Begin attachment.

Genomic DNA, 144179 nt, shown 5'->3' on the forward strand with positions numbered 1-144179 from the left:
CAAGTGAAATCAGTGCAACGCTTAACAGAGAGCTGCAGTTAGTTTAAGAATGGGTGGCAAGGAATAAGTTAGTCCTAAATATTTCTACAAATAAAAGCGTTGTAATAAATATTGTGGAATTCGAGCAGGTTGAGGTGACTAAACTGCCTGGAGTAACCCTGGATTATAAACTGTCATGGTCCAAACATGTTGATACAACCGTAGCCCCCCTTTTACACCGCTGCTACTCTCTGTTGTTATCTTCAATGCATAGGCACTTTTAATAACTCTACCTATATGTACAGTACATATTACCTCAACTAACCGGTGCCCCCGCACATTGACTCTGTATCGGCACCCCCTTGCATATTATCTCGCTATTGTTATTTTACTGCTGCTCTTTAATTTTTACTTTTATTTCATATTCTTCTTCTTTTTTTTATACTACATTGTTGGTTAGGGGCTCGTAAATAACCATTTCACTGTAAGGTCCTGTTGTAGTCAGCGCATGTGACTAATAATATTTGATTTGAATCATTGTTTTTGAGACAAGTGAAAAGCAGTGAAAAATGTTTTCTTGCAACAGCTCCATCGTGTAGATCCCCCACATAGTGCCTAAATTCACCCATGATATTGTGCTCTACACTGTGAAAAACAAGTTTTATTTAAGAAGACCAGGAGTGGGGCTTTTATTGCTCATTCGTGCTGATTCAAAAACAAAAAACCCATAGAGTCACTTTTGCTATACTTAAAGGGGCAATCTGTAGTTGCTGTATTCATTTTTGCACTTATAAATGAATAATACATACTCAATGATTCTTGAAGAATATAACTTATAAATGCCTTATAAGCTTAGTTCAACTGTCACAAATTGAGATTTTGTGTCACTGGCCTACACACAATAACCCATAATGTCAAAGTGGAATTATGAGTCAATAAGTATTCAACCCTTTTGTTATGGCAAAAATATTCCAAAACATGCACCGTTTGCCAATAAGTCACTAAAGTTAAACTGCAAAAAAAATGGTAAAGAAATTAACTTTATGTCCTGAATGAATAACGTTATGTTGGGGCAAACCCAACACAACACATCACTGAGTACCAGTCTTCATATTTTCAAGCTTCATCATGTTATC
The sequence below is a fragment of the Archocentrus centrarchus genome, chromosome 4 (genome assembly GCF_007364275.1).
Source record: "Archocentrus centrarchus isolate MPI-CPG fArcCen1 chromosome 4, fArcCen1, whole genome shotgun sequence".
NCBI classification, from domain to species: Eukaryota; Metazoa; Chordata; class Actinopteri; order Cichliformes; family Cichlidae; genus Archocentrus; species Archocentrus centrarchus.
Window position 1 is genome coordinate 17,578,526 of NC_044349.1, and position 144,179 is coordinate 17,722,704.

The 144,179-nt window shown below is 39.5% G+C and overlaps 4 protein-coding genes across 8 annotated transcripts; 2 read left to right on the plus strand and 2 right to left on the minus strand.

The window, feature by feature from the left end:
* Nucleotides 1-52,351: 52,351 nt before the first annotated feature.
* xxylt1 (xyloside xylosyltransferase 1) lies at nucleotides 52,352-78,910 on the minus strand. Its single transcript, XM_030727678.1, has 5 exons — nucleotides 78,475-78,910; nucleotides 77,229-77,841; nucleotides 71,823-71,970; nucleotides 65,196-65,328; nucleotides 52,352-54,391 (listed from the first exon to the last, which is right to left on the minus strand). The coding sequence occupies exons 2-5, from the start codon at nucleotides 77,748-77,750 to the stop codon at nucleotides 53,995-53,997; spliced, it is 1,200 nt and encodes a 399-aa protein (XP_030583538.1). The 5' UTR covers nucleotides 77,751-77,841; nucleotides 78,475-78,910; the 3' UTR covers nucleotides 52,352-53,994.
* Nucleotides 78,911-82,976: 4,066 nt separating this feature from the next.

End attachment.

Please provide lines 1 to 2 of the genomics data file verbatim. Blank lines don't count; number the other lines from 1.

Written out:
Genomic DNA, 144179 nt, shown 5'->3' on the forward strand with positions numbered 1-144179 from the left:
CAAGTGAAATCAGTGCAACGCTTAACAGAGAGCTGCAGTTAGTTTAAGAATGGGTGGCAAGGAATAAGTTAGTCCTAAATATTTCTACAAATAAAAGCGTTGTAATAAATATTGTGGAATTCGAGCAGGTTGAGGTGACTAAACTGCCTGGAGTAACCCTGGATTATAAACTGTCATGGTCCAAACATGTTGATACAACCGTAGCCCCCCTTTTACACCGCTGCTACTCTCTGTTGTTATCTTCAATGCATAGGCACTTTTAATAACTCTACCTATATGTACAGTACATATTACCTCAACTAACCGGTGCCCCCGCACATTGACTCTGTATCGGCACCCCCTTGCATATTATCTCGCTATTGTTATTTTACTGCTGCTCTTTAATTTTTACTTTTATTTCATATTCTTCTTCTTTTTTTTATACTACATTGTTGGTTAGGGGCTCGTAAATAACCATTTCACTGTAAGGTCCTGTTGTAGTCAGCGCATGTGACTAATAATATTTGATTTGAATCATTGTTTTTGAGACAAGTGAAAAGCAGTGAAAAATGTTTTCTTGCAACAGCTCCATCGTGTAGATCCCCCACATAGTGCCTAAATTCACCCATGATATTGTGCTCTACACTGTGAAAAACAAGTTTTATTTAAGAAGACCAGGAGTGGGGCTTTTATTGCTCATTCGTGCTGATTCAAAAACAAAAAACCCATAGAGTCACTTTTGCTATACTTAAAGGGGCAATCTGTAGTTGCTGTATTCATTTTTGCACTTATAAATGAATAATACATACTCAATGATTCTTGAAGAATATAACTTATAAATGCCTTATAAGCTTAGTTCAACTGTCACAAATTGAGATTTTGTGTCACTGGCCTACACACAATAACCCATAATGTCAAAGTGGAATTATGAGTCAATAAGTATTCAACCCTTTTGTTATGGCAAAAATATTCCAAAACATGCACCGTTTGCCAATAAGTCACTAAAGTTAAACTGCAAAAAAAATGGTAAAGAAATTAACTTTATGTCCTGAATGAATAACGTTATGTTGGGGCAAACCCAACACAACACATCACTGAGTACCAGTCTTCATATTTTCAAGCTTCATCATGTTATC